[Google Scholar]
  8. Poirel L, Walsh TR, Cuvillier V, Nordmann P. Multiplex PCR for detection of acquired carbapenemase genes. Diagn Microbiol Infect Dis 2011; 70:119–123 [View Article] [PubMed]
    [Google Scholar]
  9. Nakano A, Nakano R, Suzuki Y, Saito K, Kasahara K et al. Rapid identification of bla(IMP-1) and bla(IMP-6) by multiplex amplification refractory mutation system PCR. Ann Lab Med 2018; 38:378–380 [View Article] [PubMed]
    [Google Scholar]
  10. Dallenne C, Da Costa A, Decré D, Favier C, Arlet G. Development of a set of multiplex PCR assays for the detection of genes encoding important beta-lactamases in Enterobacteriaceae. J Antimicrob Chemother 2010; 65:490–495 [View Article] [PubMed]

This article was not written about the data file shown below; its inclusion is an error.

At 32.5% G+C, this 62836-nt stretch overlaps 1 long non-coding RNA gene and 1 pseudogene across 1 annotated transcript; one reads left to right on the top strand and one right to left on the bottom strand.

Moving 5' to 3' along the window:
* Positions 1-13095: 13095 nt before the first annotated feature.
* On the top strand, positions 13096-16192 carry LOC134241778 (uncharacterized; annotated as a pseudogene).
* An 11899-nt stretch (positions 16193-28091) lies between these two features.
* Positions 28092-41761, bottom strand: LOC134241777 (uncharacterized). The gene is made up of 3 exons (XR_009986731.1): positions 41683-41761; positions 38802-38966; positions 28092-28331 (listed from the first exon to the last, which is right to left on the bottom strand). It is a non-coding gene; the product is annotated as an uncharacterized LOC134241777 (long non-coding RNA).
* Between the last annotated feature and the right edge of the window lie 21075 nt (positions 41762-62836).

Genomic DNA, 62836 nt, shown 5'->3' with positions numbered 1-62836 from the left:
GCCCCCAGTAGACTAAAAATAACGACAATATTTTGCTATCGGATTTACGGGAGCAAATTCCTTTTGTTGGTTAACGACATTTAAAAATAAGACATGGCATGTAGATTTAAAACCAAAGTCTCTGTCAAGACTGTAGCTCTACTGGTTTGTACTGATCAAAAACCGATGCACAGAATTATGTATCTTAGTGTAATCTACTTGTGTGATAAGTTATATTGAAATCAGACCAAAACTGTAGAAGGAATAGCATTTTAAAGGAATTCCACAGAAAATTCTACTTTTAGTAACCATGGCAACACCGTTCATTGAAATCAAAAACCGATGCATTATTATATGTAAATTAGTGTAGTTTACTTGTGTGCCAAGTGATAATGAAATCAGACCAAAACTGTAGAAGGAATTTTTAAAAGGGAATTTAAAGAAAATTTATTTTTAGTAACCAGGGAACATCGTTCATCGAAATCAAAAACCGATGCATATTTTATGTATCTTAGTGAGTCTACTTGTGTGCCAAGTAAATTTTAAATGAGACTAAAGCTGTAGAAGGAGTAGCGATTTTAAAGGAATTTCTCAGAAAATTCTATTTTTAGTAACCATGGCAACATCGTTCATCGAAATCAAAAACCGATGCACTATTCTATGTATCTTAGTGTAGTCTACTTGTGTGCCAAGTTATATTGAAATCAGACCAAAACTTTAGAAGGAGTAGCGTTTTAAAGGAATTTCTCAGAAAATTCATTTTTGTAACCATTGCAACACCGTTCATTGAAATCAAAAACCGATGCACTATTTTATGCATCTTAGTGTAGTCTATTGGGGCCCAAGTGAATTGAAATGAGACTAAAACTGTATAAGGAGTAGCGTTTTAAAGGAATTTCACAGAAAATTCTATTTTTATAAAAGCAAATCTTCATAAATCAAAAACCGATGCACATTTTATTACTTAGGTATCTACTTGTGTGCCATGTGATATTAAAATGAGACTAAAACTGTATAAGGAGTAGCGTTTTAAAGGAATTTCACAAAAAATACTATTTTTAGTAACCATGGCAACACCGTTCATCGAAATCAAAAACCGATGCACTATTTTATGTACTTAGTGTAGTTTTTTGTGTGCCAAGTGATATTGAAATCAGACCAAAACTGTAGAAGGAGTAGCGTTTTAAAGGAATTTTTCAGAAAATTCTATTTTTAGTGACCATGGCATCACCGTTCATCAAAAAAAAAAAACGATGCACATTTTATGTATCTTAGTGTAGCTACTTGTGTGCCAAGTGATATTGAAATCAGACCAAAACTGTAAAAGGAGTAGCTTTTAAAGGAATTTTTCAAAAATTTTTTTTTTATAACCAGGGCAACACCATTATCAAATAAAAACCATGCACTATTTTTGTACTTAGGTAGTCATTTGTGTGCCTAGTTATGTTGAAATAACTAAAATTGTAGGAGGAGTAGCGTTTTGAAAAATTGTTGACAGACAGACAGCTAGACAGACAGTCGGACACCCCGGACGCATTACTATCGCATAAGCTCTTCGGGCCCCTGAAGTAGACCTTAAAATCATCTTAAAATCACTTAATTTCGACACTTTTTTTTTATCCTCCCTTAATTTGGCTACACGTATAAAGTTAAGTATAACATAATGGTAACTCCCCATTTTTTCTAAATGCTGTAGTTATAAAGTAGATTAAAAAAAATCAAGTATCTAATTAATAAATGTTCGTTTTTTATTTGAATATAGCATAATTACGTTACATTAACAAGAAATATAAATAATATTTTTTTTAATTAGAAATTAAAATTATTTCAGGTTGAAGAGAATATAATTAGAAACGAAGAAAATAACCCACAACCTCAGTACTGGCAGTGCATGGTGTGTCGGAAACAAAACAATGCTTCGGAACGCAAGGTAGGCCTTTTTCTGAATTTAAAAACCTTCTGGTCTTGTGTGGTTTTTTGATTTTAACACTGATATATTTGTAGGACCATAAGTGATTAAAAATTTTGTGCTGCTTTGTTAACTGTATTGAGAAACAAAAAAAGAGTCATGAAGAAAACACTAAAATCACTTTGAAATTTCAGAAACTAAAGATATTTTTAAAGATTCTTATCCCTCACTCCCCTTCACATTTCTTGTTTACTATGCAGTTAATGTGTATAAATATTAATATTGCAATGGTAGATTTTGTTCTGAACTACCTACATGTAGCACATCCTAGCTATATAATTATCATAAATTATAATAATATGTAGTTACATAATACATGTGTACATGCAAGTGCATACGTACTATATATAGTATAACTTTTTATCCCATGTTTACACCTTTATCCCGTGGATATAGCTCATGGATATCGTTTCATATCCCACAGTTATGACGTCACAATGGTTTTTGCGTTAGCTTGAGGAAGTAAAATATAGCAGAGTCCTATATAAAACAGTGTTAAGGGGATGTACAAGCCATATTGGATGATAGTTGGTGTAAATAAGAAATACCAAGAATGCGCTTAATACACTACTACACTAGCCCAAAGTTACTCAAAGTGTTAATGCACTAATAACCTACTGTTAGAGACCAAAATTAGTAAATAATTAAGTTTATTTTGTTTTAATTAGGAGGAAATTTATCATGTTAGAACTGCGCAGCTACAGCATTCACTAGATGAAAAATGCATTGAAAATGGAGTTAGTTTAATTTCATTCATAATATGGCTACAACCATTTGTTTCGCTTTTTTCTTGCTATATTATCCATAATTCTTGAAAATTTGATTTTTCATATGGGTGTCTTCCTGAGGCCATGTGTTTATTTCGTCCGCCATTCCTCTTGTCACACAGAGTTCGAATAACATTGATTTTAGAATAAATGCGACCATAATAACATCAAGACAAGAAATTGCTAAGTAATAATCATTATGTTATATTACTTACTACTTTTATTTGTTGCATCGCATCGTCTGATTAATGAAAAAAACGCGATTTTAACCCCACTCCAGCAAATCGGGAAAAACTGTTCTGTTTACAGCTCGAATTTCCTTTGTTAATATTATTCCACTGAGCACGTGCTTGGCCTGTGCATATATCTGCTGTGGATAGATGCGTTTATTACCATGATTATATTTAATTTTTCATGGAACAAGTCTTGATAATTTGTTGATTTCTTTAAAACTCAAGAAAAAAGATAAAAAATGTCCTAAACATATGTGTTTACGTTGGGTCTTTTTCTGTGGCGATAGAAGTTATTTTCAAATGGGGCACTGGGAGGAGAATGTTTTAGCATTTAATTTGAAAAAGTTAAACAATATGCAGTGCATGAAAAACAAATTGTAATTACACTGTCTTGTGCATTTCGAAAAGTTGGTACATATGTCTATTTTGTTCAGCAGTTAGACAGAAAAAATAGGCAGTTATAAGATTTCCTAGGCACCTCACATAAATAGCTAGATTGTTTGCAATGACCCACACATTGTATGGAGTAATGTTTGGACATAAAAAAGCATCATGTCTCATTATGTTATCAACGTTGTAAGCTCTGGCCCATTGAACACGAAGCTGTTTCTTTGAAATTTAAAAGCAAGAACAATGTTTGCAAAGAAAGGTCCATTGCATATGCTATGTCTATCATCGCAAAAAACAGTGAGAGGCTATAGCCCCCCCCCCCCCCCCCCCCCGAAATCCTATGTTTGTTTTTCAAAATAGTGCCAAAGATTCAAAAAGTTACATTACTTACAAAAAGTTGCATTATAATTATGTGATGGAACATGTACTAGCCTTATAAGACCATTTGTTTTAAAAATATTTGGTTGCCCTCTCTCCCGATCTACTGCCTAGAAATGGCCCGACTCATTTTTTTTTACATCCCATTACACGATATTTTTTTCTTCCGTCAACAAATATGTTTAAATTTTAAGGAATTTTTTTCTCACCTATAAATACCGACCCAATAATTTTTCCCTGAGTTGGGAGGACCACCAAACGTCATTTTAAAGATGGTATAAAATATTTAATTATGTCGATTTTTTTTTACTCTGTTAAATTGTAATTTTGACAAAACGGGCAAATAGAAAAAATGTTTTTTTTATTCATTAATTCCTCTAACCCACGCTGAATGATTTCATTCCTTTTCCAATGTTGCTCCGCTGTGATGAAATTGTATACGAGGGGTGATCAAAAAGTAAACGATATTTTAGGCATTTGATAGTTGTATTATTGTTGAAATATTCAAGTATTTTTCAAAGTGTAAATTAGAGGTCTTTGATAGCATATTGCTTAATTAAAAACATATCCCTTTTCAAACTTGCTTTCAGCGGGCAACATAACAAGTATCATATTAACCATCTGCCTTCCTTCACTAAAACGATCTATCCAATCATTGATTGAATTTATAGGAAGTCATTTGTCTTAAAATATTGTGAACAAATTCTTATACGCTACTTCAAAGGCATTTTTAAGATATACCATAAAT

[Google Scholar]
  11. van der Zwaluw K, de Haan A, Pluister GN, Bootsma HJ, de Neeling AJ et al. The carbapenem inactivation method (CIM), a simple and low-cost alternative for the Carba NP test to assess phenotypic carbapenemase activity in gram-negative rods. PLoS One 2015; 10:e0123690 [View Article] [PubMed]
    [Google Scholar]
  12. Pierce VM, Simner PJ, Lonsway DR, Roe-Carpenter DE, Johnson JK et al. Modified carbapenem inactivation method for phenotypic detection of carbapenemase proCarbapenem Inactivation Method for Phenotypic Detection of Carbapenemase Production among Enterobacteriaceae. J Clin Microbiol 2017; 55:2321–2333 [View Article] [PubMed]
    [Google Scholar]
  13. Takissian J, Bonnin RA, Naas T, Dortet L. NG-Test carba 5 for rapid detection of carbapenemase-producing Enterobacterales from positive blood cCarba 5 for Rapid Detection of Carbapenemase-Producing Enterobacterales from Positive Blood Cultures. Antimicrob Agents Chemother 2019; 63:17–20 [View Article] [PubMed]
    [Google Scholar]